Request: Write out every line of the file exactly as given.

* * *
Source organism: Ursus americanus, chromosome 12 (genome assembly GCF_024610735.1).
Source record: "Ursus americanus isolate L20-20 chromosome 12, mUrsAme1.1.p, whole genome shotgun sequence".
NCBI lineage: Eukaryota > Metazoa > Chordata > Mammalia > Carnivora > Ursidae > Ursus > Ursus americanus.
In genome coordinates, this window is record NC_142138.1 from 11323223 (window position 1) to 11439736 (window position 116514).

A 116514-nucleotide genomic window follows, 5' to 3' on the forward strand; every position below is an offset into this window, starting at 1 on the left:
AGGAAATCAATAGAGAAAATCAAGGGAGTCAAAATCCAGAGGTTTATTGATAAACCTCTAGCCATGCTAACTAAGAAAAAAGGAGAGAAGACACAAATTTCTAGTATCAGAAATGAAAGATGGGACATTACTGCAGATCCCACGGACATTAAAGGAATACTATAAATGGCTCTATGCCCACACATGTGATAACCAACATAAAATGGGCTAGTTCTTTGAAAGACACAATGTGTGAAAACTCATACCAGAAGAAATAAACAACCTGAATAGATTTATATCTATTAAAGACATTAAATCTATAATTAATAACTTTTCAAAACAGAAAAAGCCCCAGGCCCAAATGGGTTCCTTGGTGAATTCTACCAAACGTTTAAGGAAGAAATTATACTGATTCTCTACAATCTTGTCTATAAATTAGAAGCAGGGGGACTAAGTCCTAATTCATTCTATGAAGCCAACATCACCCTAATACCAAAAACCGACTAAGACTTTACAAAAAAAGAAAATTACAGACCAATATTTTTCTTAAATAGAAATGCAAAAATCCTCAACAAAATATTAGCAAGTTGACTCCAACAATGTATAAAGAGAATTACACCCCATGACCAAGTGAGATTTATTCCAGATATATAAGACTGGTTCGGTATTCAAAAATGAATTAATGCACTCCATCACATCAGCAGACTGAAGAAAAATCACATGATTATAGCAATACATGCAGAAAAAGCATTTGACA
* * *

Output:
Source organism: Ursus americanus, chromosome 12 (genome assembly GCF_024610735.1).
Source record: "Ursus americanus isolate L20-20 chromosome 12, mUrsAme1.1.p, whole genome shotgun sequence".
NCBI lineage: Eukaryota > Metazoa > Chordata > Mammalia > Carnivora > Ursidae > Ursus > Ursus americanus.
In genome coordinates, this window is record NC_142138.1 from 11323223 (window position 1) to 11439736 (window position 116514).

A 116514-nucleotide genomic window follows, 5' to 3' on the forward strand; every position below is an offset into this window, starting at 1 on the left:
AGGAAATCAATAGAGAAAATCAAGGGAGTCAAAATCCAGAGGTTTATTGATAAACCTCTAGCCATGCTAACTAAGAAAAAAGGAGAGAAGACACAAATTTCTAGTATCAGAAATGAAAGATGGGACATTACTGCAGATCCCACGGACATTAAAGGAATACTATAAATGGCTCTATGCCCACACATGTGATAACCAACATAAAATGGGCTAGTTCTTTGAAAGACACAATGTGTGAAAACTCATACCAGAAGAAATAAACAACCTGAATAGATTTATATCTATTAAAGACATTAAATCTATAATTAATAACTTTTCAAAACAGAAAAAGCCCCAGGCCCAAATGGGTTCCTTGGTGAATTCTACCAAACGTTTAAGGAAGAAATTATACTGATTCTCTACAATCTTGTCTATAAATTAGAAGCAGGGGGACTAAGTCCTAATTCATTCTATGAAGCCAACATCACCCTAATACCAAAAACCGACTAAGACTTTACAAAAAAAGAAAATTACAGACCAATATTTTTCTTAAATAGAAATGCAAAAATCCTCAACAAAATATTAGCAAGTTGACTCCAACAATGTATAAAGAGAATTACACCCCATGACCAAGTGAGATTTATTCCAGATATATAAGACTGGTTCGGTATTCAAAAATGAATTAATGCACTCCATCACATCAGCAGACTGAAGAAAAATCACATGATTATAGCAATACATGCAGAAAAAGCATTTGACA